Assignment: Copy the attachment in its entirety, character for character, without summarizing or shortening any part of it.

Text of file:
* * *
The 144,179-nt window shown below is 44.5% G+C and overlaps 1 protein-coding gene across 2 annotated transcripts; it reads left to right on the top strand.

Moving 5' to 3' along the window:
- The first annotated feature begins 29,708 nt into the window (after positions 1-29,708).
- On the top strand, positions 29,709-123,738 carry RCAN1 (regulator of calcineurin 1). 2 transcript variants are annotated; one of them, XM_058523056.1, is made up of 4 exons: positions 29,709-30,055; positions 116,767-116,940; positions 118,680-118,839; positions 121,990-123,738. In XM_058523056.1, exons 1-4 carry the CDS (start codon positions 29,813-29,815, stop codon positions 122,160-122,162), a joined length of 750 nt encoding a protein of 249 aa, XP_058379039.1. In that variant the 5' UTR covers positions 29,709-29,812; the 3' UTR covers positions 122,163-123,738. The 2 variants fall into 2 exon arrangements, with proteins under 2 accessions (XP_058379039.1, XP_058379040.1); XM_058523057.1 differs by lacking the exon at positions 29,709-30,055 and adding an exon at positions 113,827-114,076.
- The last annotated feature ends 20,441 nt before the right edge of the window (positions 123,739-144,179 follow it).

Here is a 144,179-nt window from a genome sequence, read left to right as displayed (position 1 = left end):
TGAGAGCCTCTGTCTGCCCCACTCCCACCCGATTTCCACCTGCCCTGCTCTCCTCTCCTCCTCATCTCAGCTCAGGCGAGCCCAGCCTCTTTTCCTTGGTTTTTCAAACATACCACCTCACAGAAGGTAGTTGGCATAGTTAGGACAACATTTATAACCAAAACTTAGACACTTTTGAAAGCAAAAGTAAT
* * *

The 144,179-nt window shown below is 44.5% G+C and overlaps 1 protein-coding gene across 2 annotated transcripts; it reads left to right on the top strand.

Moving 5' to 3' along the window:
- The first annotated feature begins 29,708 nt into the window (after positions 1-29,708).
- On the top strand, positions 29,709-123,738 carry RCAN1 (regulator of calcineurin 1). 2 transcript variants are annotated; one of them, XM_058523056.1, is made up of 4 exons: positions 29,709-30,055; positions 116,767-116,940; positions 118,680-118,839; positions 121,990-123,738. In XM_058523056.1, exons 1-4 carry the CDS (start codon positions 29,813-29,815, stop codon positions 122,160-122,162), a joined length of 750 nt encoding a protein of 249 aa, XP_058379039.1. In that variant the 5' UTR covers positions 29,709-29,812; the 3' UTR covers positions 122,163-123,738. The 2 variants fall into 2 exon arrangements, with proteins under 2 accessions (XP_058379039.1, XP_058379040.1); XM_058523057.1 differs by lacking the exon at positions 29,709-30,055 and adding an exon at positions 113,827-114,076.
- The last annotated feature ends 20,441 nt before the right edge of the window (positions 123,739-144,179 follow it).

Here is a 144,179-nt window from a genome sequence, read left to right as displayed (position 1 = left end):
TGAGAGCCTCTGTCTGCCCCACTCCCACCCGATTTCCACCTGCCCTGCTCTCCTCTCCTCCTCATCTCAGCTCAGGCGAGCCCAGCCTCTTTTCCTTGGTTTTTCAAACATACCACCTCACAGAAGGTAGTTGGCATAGTTAGGACAACATTTATAACCAAAACTTAGACACTTTTGAAAGCAAAAGTAAT